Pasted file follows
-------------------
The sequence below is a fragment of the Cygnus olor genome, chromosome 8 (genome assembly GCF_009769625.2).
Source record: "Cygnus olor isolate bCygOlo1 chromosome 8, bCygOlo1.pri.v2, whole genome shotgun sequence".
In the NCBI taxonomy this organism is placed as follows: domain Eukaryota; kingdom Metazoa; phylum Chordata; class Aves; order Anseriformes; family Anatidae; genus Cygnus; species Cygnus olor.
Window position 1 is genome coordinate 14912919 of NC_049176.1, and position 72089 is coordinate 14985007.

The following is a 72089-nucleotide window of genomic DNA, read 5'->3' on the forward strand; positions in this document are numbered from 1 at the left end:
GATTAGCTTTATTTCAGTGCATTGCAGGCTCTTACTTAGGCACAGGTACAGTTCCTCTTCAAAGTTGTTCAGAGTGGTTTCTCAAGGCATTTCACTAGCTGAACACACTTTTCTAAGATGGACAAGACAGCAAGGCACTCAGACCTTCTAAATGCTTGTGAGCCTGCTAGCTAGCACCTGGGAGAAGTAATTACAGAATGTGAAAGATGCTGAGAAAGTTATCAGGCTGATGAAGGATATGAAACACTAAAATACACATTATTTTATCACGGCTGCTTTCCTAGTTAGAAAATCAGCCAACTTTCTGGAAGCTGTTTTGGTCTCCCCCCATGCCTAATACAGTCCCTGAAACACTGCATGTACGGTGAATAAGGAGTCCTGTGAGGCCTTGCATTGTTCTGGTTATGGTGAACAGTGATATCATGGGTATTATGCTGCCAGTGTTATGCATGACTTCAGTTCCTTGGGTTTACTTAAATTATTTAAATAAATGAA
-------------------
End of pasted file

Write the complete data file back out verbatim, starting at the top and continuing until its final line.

The sequence below is a fragment of the Cygnus olor genome, chromosome 8 (genome assembly GCF_009769625.2).
Source record: "Cygnus olor isolate bCygOlo1 chromosome 8, bCygOlo1.pri.v2, whole genome shotgun sequence".
In the NCBI taxonomy this organism is placed as follows: domain Eukaryota; kingdom Metazoa; phylum Chordata; class Aves; order Anseriformes; family Anatidae; genus Cygnus; species Cygnus olor.
Window position 1 is genome coordinate 14912919 of NC_049176.1, and position 72089 is coordinate 14985007.

The following is a 72089-nucleotide window of genomic DNA, read 5'->3' on the forward strand; positions in this document are numbered from 1 at the left end:
GATTAGCTTTATTTCAGTGCATTGCAGGCTCTTACTTAGGCACAGGTACAGTTCCTCTTCAAAGTTGTTCAGAGTGGTTTCTCAAGGCATTTCACTAGCTGAACACACTTTTCTAAGATGGACAAGACAGCAAGGCACTCAGACCTTCTAAATGCTTGTGAGCCTGCTAGCTAGCACCTGGGAGAAGTAATTACAGAATGTGAAAGATGCTGAGAAAGTTATCAGGCTGATGAAGGATATGAAACACTAAAATACACATTATTTTATCACGGCTGCTTTCCTAGTTAGAAAATCAGCCAACTTTCTGGAAGCTGTTTTGGTCTCCCCCCATGCCTAATACAGTCCCTGAAACACTGCATGTACGGTGAATAAGGAGTCCTGTGAGGCCTTGCATTGTTCTGGTTATGGTGAACAGTGATATCATGGGTATTATGCTGCCAGTGTTATGCATGACTTCAGTTCCTTGGGTTTACTTAAATTATTTAAATAAATGAA